Crime Fiction vs. Literary Fiction: a vanishing binary?

John Banville is writing crime fiction. Graham Greene wrote crime fiction and thrillers of a high literary quality. Alan Furst's spy fiction is second to none in any genre. John Harvey's crime novels are some of the best novels of any kind I've read. Further, crime fiction frequently has social, political and psychological insights that so-called mainstream fiction does not. I think the walls between genres are dissolving and it's about time. Some of my academic colleagues may take a contract out on me for saying this. But I don't say "I'm writing crime fiction to make money." I've published a lot of serious poetry, but I no longer consider one superior to another. I'm interested in the opinions of others on what may very well be a vanishing binary.

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There have always been terrific writers working in crime--good writing is good writing regardless of genre. I think the distinction is really between art and mass culture. Most crime fiction isn't art and isn't trying to be. Some sets out self-consciously to bridge the divide, some does mass culture so well that it rises to the level of art. I prefer the last kind to the other two, generally. Literary fiction is always trying to be art, and because of that tends to succeed with a greater frequency than genres that aren't. But literary fiction doesn't always succeed, obviously, and even when literary writers do make art, it isn't always "good" art. Good art vs bad art is another argument entirely.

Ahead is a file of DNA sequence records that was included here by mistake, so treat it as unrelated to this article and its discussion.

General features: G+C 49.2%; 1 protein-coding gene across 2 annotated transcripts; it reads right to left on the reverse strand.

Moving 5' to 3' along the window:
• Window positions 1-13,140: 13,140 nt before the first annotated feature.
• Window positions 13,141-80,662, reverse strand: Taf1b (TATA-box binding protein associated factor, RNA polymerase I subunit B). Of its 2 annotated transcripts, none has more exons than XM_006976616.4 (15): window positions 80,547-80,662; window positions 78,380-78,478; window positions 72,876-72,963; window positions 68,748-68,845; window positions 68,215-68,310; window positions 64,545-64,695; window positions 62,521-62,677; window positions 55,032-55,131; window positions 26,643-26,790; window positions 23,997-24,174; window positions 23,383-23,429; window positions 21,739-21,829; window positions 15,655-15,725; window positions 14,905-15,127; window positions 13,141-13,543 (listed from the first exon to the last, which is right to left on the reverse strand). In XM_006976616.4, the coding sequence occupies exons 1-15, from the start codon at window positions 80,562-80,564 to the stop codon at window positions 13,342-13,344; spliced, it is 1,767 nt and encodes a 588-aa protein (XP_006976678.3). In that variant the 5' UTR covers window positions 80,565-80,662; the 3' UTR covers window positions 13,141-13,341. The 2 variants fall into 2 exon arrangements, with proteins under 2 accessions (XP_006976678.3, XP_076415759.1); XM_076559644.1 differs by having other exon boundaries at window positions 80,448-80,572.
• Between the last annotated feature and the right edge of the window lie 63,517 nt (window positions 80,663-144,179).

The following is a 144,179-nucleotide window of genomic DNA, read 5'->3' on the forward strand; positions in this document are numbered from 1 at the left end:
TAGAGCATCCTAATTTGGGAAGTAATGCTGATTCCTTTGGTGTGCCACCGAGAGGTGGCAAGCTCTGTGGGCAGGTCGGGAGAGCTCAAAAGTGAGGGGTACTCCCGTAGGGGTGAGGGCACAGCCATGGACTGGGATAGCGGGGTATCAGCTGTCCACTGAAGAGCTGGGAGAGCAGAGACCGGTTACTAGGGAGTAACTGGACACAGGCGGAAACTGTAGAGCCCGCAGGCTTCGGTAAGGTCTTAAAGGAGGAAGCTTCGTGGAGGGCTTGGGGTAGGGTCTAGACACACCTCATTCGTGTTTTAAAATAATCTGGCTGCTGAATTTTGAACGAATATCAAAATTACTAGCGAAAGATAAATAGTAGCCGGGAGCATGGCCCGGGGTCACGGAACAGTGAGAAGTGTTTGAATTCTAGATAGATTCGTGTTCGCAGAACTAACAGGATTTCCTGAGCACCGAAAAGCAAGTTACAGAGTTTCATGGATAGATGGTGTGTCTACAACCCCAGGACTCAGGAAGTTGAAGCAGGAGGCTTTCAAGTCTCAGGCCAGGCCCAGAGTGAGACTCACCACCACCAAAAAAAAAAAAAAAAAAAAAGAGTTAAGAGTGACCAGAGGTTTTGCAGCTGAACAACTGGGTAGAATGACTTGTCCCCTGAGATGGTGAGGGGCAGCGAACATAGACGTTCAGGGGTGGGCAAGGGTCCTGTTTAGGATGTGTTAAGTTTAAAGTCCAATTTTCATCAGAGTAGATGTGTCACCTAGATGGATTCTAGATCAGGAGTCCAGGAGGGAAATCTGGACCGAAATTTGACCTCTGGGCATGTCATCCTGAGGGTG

The walls were put there in the first place by publishers, as I understand it. It started out as marketing, and I think Harold Robbins' work was the start of it. Certainly Robbins' attitude about it persists as a stereotype of genre fiction: Robbins did not hesitate to state that he wrote solely to make money.
Yeah, the marketing folks again. I wish they'd all quit.
I'm not sure that having this seperation hurts much. When my first novel came out the publisher put "a mystery" on the cover even though books has none of the standard thngs that go into a mystery novel - there are lots of crimes in the book but no single one that joins everything together, there are cops but noneof hem are the main character and they don't follow clues and solve a crime. Someone called it a "perp procedural" because it's really the story of how some criminals come together and use an opportunity. I thought I was just writing a book that tried to capture the tone of Toronto at the moment - a very opportunistic city, I think.

But because of the words, "a mystery" on the cover there was a large, built-in infrastructure to get it reviewed and talked about. And no one in that infrastructure was bothered at all that the book doesn't have any of those standard mystery elements.

I really feel that if the book had been marketed as general fiction the amount of crimes in it would have turned off reviewers (especially in Canada where the lines are pretty strictly drawn).

If these are walls, they aren't very high or difficult to get around - going in one direction, at least.